Additionally, it is in the outdoors that children are likely to burn the most calories, which helps fight obesity, a heart disease risk factor that is plaguing children. With studies showing that as many as half of American children are not getting enough exercise -- and that risk factors like hypertension and arteriosclerosis are showing up at age 5! -- parents and teachers need to give serious consideration to ways in which to prevent such health problems.

Cognitive and social/emotional development are also impacted by time spent outdoors. Outside, children are more likely to invent games. As they do, they're able to express themselves and learn about the world in their own way. They feel safe and in control, which promotes autonomy, decision-making, and organizational skills. Inventing rules for games (as kids like to do) promotes an understanding of why rules are necessary. Although the children are only playing to have fun, they're learning

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Posted by on in Early Childhood

Research pointing to risks associated, some specific to Autism, with early ultrasound scans. Yet another study, this one published this month by the University of Washington in Seattle. We’ve heard about this before… back in 2007 and again in 2014. It was brushed off as inconclusive and nothing for concern. But, apparently, not for a handful of researchers who thought it important enough to spend another 2 years with over 2,600 women.

As I drive to campus every day, I pass "Peek-a-Boo 4D Ultrasound" (fictitious name) in the outlot of a large mall. It looks adorable, with pink and blue graphics and clever advertising. Today, after reading this latest study, I wanted to learn more. The popularity of these ultrasound boutiques is driven by two things- 1. Wanting an early bonding experience with the baby and 2. Getting keepsake images to place in the baby album.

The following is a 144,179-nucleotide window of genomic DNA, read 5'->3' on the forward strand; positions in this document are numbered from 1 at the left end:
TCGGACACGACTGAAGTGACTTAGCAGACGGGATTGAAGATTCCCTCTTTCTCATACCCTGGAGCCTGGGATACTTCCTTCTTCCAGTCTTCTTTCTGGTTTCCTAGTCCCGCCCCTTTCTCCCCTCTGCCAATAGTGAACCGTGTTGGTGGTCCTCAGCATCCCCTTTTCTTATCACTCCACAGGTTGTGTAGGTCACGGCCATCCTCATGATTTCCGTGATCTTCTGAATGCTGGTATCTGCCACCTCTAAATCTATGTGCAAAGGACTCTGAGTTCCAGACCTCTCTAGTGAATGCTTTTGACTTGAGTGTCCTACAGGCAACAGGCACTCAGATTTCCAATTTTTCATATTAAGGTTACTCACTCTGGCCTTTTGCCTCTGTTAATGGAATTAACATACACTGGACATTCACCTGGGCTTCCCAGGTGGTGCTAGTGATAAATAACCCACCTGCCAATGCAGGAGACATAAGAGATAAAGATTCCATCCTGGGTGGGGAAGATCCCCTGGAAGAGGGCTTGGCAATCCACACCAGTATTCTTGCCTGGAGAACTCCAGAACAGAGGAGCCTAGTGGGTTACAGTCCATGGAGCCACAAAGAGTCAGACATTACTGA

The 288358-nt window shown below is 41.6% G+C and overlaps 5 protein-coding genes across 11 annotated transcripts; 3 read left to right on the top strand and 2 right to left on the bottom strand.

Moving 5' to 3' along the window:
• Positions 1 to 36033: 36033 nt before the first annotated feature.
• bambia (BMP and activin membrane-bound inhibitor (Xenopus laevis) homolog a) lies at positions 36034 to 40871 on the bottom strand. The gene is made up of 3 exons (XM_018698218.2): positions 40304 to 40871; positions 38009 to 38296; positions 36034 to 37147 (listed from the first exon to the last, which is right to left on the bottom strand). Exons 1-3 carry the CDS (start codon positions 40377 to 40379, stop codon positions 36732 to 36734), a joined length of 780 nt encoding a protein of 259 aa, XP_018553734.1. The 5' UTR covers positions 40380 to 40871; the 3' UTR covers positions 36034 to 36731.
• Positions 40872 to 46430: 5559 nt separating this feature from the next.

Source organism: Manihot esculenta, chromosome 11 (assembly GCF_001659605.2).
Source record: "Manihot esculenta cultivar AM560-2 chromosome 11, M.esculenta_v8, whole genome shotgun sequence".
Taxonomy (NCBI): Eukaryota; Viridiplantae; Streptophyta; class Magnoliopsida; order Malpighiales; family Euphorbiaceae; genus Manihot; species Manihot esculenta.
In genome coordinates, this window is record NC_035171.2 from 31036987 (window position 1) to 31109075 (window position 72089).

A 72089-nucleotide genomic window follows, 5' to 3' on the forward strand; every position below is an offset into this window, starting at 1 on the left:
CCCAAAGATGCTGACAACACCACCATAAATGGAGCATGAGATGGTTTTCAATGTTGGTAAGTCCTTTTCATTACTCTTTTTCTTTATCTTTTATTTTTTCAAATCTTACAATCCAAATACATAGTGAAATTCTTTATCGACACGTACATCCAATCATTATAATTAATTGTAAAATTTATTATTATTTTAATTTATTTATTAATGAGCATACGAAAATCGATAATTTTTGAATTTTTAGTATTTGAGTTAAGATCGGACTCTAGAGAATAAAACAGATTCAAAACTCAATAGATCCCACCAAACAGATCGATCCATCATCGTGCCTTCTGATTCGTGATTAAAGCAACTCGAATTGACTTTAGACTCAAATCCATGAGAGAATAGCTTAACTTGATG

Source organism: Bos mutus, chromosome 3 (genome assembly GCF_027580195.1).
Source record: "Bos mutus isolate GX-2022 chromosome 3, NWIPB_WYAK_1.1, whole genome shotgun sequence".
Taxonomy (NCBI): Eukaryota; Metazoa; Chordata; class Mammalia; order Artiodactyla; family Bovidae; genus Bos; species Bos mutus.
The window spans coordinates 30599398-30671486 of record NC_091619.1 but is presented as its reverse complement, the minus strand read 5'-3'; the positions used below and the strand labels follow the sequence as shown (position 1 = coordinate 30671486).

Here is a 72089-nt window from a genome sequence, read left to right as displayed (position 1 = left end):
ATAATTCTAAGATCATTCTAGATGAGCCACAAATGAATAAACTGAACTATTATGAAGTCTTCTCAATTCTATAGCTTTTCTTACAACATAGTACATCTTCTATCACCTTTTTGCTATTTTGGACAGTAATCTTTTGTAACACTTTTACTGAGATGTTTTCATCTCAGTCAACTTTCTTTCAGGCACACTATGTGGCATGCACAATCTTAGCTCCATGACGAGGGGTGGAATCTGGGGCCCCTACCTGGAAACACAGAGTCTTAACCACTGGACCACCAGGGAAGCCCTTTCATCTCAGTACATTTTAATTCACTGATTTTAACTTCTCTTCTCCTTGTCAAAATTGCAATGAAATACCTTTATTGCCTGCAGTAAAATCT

In a conversation I had with my child development class later in the day, I learned that nine of the eleven who were moms had received more than six ultrasound scans and more than eight Dopplers during their pregnancies. Some of these were done earlier than 8 weeks. Less than half were scanned for medical issues, but rather for viewing the fetus and listening for a fetal heartbeat.

My informal survey drove me to get more information on the subject, in light of this new study. I learned that the energy process of ultrasound is often used to accelerate bone healing, because it stimulates cell division and that some body cells are more sensitive to this than others… brain cells are among them.

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Posted by on in Early Childhood

lazy in school

I tell people that I'm a lazy preschool teacher - I never create more work for myself than necessary.

I think what I should really say is that I want to help children become more competent and self-sufficient. But, being a lazy teacher is certainly attention-getting.

Here are some ways that I've tried to help kids do things for themselves.

When I put out staplers or punches or other tools, we expect the children to do the things themselves. I will help them know what to do or how to use the item, but they do the work. (Okay, sometimes I press, too, to help the staple go through.)

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Tagged in: early childhood